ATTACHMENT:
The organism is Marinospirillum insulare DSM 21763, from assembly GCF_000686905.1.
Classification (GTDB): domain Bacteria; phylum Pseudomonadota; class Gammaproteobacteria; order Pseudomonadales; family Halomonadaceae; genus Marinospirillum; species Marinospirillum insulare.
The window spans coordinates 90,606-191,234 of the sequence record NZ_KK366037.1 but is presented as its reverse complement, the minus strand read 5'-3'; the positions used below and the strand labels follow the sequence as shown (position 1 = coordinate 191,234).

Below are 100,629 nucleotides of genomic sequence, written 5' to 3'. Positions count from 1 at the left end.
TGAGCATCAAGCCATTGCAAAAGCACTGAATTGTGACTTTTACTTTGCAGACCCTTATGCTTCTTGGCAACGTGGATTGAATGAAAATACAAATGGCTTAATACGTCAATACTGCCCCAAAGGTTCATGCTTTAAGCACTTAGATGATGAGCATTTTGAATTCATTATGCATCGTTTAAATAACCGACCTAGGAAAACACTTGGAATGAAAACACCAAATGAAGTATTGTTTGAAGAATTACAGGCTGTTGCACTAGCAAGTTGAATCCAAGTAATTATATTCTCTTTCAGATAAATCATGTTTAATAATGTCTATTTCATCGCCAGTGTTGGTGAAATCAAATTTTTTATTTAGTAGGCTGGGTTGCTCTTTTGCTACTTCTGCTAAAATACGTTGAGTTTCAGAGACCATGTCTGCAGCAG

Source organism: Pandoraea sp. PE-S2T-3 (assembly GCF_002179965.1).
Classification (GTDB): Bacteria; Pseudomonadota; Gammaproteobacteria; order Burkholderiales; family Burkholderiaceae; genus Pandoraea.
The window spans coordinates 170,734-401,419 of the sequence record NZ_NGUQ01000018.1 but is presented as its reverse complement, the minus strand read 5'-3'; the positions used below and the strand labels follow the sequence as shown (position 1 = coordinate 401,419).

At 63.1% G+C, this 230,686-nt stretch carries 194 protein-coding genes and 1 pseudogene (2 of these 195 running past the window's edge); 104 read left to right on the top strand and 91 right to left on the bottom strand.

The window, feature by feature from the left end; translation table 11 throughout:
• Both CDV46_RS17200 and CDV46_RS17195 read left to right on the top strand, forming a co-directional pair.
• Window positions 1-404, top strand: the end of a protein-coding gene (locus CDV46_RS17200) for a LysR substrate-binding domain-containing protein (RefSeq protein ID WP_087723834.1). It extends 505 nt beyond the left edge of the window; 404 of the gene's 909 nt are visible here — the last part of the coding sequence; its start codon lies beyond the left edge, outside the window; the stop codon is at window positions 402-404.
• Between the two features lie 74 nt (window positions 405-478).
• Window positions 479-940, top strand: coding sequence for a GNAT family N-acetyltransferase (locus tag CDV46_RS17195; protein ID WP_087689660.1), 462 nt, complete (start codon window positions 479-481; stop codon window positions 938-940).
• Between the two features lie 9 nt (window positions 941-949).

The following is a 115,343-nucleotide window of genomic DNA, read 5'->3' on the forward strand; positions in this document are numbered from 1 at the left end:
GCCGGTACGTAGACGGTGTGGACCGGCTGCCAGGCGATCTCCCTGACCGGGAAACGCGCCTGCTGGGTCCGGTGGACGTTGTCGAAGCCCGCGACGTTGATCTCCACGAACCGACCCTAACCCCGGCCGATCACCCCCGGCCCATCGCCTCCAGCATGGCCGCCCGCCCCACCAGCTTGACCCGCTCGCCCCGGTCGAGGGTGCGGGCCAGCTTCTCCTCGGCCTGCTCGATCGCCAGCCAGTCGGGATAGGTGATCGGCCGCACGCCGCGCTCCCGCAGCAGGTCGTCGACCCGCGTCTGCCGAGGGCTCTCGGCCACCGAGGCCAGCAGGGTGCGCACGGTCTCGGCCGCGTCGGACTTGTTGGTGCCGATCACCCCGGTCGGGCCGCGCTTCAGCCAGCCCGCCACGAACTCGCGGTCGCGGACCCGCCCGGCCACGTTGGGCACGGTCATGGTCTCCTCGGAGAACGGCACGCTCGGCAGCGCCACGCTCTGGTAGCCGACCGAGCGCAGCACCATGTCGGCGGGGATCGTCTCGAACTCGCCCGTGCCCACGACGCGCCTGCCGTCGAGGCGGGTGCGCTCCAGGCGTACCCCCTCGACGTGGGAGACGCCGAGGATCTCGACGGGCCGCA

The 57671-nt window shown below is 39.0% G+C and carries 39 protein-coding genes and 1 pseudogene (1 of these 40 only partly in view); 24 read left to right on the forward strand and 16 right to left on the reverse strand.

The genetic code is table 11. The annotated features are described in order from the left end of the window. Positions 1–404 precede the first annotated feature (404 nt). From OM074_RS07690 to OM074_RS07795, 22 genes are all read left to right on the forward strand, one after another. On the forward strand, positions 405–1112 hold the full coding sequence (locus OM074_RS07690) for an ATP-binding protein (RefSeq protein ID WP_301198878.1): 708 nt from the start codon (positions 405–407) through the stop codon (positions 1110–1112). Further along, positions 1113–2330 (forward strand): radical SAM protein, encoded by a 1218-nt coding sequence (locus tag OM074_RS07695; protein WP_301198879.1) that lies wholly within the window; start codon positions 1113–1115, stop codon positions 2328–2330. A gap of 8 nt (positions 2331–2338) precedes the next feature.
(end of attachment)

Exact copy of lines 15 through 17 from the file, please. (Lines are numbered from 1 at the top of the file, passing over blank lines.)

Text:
• Between the two features lie 9 nt (window positions 941-949).

The following is a 115,343-nucleotide window of genomic DNA, read 5'->3' on the forward strand; positions in this document are numbered from 1 at the left end:
GCCGGTACGTAGACGGTGTGGACCGGCTGCCAGGCGATCTCCCTGACCGGGAAACGCGCCTGCTGGGTCCGGTGGACGTTGTCGAAGCCCGCGACGTTGATCTCCACGAACCGACCCTAACCCCGGCCGATCACCCCCGGCCCATCGCCTCCAGCATGGCCGCCCGCCCCACCAGCTTGACCCGCTCGCCCCGGTCGAGGGTGCGGGCCAGCTTCTCCTCGGCCTGCTCGATCGCCAGCCAGTCGGGATAGGTGATCGGCCGCACGCCGCGCTCCCGCAGCAGGTCGTCGACCCGCGTCTGCCGAGGGCTCTCGGCCACCGAGGCCAGCAGGGTGCGCACGGTCTCGGCCGCGTCGGACTTGTTGGTGCCGATCACCCCGGTCGGGCCGCGCTTCAGCCAGCCCGCCACGAACTCGCGGTCGCGGACCCGCCCGGCCACGTTGGGCACGGTCATGGTCTCCTCGGAGAACGGCACGCTCGGCAGCGCCACGCTCTGGTAGCCGACCGAGCGCAGCACCATGTCGGCGGGGATCGTCTCGAACTCGCCCGTGCCCACGACGCGCCTGCCGTCGAGGCGGGTGCGCTCCAGGCGTACCCCCTCGACGTGGGAGACGCCGAGGATCTCGACGGGCCGCA